Thai Pineapple Crop Update
The pineapple market continues to be very difficult. Due to sluggish demand and low prices at the end of 2017 and throughout 2018 the price of fresh pineapple dipped as low as 3 Baht per kilo (about 10 cents) and farmers became discouraged from growing the fruit altogether; many of them switched to more profitable crops like mango, rubber, jackfruit or durian. The adverse effects of the lack of new cultivation and proper maintenance of pineapple plantations have been felt increasingly on the market. Pineapple is a very slow growing plant; it takes about a year and half for a new plant to flower and then another 3-4 months for the flower to turn into fruit.
This year’s harvest in Thailand is estimated to barely exceed 1.0 million metric tons; the smallest crop in the last two decades. This shortage has caused a drastic increase in raw material cost (up to 9 Baht per kilo) and a very short winter season as canneries and juice processors competed for the same raw material. Factories were forced to shut down early or run production a couple of days a week only because there hasn’t been enough raw material and the quality of the fruit was also quite poor.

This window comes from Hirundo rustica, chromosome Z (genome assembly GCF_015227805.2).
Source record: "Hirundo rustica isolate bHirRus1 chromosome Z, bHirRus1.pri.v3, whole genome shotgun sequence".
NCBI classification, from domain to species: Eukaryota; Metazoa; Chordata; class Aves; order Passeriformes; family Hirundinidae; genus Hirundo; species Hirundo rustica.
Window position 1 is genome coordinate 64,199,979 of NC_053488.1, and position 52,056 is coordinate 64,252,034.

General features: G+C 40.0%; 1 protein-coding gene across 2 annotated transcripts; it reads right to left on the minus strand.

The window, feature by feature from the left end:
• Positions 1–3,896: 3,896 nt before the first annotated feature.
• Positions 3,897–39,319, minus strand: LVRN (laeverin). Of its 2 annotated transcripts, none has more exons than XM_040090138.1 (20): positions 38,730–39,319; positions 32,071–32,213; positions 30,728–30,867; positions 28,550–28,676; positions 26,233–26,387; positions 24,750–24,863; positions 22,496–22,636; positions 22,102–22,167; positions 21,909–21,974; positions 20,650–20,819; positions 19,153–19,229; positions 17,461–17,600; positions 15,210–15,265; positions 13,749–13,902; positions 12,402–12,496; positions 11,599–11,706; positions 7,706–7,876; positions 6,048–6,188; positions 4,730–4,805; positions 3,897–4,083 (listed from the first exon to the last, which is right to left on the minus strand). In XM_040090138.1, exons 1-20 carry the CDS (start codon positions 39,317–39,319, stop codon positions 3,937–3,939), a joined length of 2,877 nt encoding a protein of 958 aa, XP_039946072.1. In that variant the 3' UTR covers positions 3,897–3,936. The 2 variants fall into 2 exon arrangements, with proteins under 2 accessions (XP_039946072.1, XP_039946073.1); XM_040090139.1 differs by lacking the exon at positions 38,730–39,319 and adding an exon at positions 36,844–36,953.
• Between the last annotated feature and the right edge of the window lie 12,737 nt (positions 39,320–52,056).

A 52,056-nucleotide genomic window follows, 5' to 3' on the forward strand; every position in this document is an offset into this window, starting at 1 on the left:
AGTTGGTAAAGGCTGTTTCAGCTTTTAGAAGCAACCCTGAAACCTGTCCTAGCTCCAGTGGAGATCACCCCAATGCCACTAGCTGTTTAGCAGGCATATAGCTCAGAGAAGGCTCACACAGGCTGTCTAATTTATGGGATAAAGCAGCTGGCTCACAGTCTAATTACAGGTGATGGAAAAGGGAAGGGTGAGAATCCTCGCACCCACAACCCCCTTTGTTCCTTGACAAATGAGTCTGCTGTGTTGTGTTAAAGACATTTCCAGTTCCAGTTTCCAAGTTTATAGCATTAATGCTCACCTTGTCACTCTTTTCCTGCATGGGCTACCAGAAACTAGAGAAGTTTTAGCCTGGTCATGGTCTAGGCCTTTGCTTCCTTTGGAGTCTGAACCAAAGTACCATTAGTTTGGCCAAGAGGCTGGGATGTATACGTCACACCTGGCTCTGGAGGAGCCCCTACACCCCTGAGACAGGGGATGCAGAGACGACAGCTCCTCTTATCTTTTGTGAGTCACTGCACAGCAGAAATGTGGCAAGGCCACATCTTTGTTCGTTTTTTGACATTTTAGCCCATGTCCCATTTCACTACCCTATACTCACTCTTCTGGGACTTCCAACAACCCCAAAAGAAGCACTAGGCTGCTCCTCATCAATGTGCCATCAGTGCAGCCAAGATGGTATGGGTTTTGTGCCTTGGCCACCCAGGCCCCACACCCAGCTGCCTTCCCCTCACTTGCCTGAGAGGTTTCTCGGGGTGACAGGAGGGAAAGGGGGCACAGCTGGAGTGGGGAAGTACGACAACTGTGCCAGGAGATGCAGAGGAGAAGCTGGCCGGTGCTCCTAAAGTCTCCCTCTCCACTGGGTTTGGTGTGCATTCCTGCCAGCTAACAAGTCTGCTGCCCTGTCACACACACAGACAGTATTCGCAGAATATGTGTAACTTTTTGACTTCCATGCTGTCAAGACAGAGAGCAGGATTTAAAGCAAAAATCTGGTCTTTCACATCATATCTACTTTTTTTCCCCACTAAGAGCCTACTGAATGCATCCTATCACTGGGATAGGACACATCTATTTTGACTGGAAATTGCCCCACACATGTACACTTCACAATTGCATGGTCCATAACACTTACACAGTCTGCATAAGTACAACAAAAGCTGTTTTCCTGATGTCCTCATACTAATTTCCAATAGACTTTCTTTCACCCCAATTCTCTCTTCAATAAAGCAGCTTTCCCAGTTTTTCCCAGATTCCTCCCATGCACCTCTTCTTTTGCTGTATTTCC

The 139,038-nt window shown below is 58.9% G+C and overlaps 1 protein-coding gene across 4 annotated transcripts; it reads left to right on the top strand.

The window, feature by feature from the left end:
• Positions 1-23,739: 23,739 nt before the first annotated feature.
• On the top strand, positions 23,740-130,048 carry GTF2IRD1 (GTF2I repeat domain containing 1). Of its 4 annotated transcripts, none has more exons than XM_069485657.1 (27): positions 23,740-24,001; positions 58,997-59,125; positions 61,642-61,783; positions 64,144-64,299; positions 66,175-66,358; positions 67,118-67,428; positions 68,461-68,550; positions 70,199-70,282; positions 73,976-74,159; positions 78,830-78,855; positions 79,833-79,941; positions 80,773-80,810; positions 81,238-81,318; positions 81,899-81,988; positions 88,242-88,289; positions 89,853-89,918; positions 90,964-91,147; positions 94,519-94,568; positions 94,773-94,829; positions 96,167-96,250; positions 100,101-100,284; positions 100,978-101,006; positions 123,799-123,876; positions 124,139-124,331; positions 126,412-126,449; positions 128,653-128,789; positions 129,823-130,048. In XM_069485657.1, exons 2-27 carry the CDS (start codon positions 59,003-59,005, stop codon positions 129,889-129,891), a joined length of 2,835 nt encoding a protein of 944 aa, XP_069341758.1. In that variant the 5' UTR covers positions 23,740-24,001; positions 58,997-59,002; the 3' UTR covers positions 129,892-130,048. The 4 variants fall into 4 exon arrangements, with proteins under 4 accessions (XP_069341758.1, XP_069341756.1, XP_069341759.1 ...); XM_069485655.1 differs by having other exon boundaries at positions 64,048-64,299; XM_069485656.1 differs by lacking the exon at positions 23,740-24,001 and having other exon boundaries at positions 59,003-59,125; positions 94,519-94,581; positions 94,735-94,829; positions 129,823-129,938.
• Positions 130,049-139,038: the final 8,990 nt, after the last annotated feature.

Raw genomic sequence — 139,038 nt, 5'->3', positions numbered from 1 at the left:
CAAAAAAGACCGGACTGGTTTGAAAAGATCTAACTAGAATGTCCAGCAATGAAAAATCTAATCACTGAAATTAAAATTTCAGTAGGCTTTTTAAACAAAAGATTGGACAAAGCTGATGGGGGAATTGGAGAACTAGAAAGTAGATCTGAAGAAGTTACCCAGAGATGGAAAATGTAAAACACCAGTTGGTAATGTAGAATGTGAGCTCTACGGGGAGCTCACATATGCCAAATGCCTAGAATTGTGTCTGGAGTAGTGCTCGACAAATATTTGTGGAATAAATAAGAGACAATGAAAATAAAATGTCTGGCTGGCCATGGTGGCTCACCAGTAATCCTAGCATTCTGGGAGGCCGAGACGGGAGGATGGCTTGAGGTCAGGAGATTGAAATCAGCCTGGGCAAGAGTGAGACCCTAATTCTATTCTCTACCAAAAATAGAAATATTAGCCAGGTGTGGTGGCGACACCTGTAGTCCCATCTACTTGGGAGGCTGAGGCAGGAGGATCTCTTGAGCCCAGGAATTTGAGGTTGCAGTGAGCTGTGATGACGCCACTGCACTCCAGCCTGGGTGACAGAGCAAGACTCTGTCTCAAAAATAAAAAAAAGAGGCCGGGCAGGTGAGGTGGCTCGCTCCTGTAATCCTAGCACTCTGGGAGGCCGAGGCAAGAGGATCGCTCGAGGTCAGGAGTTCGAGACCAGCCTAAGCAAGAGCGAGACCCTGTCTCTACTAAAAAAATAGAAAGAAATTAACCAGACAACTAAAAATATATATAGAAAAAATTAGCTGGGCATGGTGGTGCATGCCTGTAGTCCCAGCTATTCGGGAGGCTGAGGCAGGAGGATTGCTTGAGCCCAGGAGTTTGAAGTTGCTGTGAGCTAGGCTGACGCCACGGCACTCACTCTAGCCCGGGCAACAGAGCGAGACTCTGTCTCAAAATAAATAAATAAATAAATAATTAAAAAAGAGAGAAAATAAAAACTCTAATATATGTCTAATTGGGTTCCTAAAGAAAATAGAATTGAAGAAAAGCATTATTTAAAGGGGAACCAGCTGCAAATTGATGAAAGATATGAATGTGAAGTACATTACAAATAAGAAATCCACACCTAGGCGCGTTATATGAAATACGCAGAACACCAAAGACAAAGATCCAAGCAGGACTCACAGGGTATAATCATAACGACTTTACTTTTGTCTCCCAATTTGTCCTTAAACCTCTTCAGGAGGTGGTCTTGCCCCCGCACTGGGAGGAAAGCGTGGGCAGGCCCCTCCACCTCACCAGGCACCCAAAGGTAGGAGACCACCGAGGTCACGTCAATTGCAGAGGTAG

When are we going to see some relief? The general feeling is that the summer 2020 crop, while expected to be bigger than this year’s, will not be big enough to make up for the recent shortfall in production. The new plants are still small and will yield small fruit. Also, the crop size will depend on weather conditions; growers and processors can only hope that there won’t be another El Niño next year that may make the fruit supply even worse, causing a huge gap between supply and demand.